This got me thinking about my own family. I’ve written a lot in this blog about how, at age 49, I moved all the way across the continent to Seattle, a place where I had never been and knew no one, just to start over. People tell me that this was brave. I just thought I had nothing to lose, and it turned out that I had everything to gain. But I am not the first person in my family who has taken a leap like this. Far from it.

My mother, at age 48, moved us all from Connecticut to Florida. She, too, felt she had nothing to lose. I wish, for her sake, that that risk had worked out as well for her as mine did for me. I landed on my feet and then some. Her situation became much, much worse, in terms of finances and lifestyle and location. It’s really heartbreaking to think about. She deserved so much better.

Her mother, my grandmother, came through Ellis Island when she was 23. She learned English on the way over, using an English/Danish dictionary and the Saturday Evening Post. She had $10.00 in her pocket, and she was met in New York by a Danish minister. Her husband, my grandfather, worked his way over on a Danish ship.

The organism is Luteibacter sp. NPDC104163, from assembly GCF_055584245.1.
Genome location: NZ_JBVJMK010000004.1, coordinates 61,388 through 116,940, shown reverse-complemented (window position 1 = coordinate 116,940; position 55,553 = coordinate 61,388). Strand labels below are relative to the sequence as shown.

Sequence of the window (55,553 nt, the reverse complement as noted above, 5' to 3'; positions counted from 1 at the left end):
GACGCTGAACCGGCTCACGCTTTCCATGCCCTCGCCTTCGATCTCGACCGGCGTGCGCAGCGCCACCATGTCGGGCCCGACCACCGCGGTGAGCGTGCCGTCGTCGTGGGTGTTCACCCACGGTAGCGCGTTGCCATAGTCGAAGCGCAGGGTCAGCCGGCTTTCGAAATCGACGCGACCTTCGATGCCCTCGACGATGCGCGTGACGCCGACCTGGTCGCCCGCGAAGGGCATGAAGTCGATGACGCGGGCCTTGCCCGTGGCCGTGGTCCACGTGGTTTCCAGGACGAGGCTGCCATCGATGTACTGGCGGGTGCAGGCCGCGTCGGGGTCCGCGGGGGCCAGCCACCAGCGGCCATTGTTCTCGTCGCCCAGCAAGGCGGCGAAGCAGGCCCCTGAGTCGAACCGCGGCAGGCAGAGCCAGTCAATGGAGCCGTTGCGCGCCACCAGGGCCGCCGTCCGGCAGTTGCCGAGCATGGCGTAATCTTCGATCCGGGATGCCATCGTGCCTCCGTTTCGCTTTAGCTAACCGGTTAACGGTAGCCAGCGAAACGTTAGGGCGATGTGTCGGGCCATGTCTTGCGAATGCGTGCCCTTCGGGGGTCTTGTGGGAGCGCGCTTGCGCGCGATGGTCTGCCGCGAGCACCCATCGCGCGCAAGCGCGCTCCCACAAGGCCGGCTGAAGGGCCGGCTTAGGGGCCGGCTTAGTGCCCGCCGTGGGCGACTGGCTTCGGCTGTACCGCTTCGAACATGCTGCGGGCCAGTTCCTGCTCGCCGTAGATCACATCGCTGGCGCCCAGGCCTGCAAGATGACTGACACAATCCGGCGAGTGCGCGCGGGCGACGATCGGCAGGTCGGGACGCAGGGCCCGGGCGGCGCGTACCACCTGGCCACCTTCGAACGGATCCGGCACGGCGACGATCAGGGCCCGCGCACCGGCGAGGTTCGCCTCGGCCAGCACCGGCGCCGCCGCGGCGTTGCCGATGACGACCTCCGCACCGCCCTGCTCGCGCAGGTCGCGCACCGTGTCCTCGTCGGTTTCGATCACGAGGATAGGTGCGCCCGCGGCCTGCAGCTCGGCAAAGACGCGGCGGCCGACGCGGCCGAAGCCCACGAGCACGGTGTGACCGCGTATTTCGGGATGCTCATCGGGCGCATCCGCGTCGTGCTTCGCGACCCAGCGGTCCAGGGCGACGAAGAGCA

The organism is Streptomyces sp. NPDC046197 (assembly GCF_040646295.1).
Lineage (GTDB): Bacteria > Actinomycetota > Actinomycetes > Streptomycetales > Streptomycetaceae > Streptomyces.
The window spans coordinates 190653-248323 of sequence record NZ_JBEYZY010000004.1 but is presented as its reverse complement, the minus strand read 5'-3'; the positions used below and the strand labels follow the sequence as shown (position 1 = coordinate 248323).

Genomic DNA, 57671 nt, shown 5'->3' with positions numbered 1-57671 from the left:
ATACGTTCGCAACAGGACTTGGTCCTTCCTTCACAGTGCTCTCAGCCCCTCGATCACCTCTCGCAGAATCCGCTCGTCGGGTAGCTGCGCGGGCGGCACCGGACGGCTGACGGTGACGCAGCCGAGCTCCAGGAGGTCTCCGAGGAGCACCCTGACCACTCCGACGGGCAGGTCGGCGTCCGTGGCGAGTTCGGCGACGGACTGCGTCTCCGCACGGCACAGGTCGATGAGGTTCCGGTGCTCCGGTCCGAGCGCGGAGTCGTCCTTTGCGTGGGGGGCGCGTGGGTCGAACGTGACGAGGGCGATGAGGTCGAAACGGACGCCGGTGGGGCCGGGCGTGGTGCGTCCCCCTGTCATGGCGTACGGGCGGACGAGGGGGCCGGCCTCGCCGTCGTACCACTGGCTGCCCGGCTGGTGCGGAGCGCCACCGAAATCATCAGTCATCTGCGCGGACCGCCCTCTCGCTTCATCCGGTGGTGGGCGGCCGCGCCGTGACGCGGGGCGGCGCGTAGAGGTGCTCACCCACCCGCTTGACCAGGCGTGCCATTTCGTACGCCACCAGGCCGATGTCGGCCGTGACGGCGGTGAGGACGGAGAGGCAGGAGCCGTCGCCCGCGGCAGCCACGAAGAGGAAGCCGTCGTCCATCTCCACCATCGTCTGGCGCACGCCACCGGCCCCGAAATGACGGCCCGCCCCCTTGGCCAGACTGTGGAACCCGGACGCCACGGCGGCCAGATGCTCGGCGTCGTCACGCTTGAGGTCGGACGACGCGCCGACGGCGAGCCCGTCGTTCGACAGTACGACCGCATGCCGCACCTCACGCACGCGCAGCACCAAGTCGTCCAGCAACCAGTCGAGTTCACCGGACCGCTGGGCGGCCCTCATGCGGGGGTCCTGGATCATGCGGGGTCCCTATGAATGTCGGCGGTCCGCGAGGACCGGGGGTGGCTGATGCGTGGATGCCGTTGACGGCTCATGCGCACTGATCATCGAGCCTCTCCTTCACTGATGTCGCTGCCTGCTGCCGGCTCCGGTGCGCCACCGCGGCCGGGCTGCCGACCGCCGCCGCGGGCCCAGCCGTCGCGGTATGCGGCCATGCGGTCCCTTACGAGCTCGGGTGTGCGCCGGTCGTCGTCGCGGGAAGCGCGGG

My great grandmother and my great great grandmother on that side seem to have never left their home places, but my great great grandmother’s husband committed suicide, leaving her with seven children, and that must have been a challenge all its own.

My great great grandmother on my grandfather’s side was born in Sweden but moved to Denmark in her 20’s. That may not seem as extreme, but back then, I’m sure it was still a huge transition into the unknown. It would have been a language change. She went there looking for work. She most likely brought the BRCA1 genetic anomaly to our family as well, and many of us have been paying for that ever since. (Not all legacies are good ones.)